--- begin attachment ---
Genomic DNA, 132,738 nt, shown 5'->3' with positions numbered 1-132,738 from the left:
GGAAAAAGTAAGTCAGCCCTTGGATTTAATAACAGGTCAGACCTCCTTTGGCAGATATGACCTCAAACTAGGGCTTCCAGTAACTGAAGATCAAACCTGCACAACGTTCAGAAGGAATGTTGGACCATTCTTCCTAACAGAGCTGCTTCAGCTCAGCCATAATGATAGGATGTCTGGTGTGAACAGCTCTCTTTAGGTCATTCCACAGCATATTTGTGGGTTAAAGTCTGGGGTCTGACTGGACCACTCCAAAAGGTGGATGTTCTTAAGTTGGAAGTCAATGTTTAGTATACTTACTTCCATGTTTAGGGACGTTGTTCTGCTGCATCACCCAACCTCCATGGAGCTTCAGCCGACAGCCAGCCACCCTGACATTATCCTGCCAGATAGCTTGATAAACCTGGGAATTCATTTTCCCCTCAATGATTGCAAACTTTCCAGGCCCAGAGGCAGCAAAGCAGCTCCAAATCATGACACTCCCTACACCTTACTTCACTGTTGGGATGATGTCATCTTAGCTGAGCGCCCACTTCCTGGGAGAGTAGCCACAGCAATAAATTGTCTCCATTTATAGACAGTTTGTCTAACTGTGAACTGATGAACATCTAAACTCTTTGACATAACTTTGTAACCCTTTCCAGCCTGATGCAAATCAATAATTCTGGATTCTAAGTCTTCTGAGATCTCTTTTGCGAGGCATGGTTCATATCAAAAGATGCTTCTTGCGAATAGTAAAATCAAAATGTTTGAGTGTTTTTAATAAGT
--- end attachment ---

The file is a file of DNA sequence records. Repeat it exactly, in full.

Genomic DNA, 132,738 nt, shown 5'->3' with positions numbered 1-132,738 from the left:
GGAAAAAGTAAGTCAGCCCTTGGATTTAATAACAGGTCAGACCTCCTTTGGCAGATATGACCTCAAACTAGGGCTTCCAGTAACTGAAGATCAAACCTGCACAACGTTCAGAAGGAATGTTGGACCATTCTTCCTAACAGAGCTGCTTCAGCTCAGCCATAATGATAGGATGTCTGGTGTGAACAGCTCTCTTTAGGTCATTCCACAGCATATTTGTGGGTTAAAGTCTGGGGTCTGACTGGACCACTCCAAAAGGTGGATGTTCTTAAGTTGGAAGTCAATGTTTAGTATACTTACTTCCATGTTTAGGGACGTTGTTCTGCTGCATCACCCAACCTCCATGGAGCTTCAGCCGACAGCCAGCCACCCTGACATTATCCTGCCAGATAGCTTGATAAACCTGGGAATTCATTTTCCCCTCAATGATTGCAAACTTTCCAGGCCCAGAGGCAGCAAAGCAGCTCCAAATCATGACACTCCCTACACCTTACTTCACTGTTGGGATGATGTCATCTTAGCTGAGCGCCCACTTCCTGGGAGAGTAGCCACAGCAATAAATTGTCTCCATTTATAGACAGTTTGTCTAACTGTGAACTGATGAACATCTAAACTCTTTGACATAACTTTGTAACCCTTTCCAGCCTGATGCAAATCAATAATTCTGGATTCTAAGTCTTCTGAGATCTCTTTTGCGAGGCATGGTTCATATCAAAAGATGCTTCTTGCGAATAGTAAAATCAAAATGTTTGAGTGTTTTTAATAAGT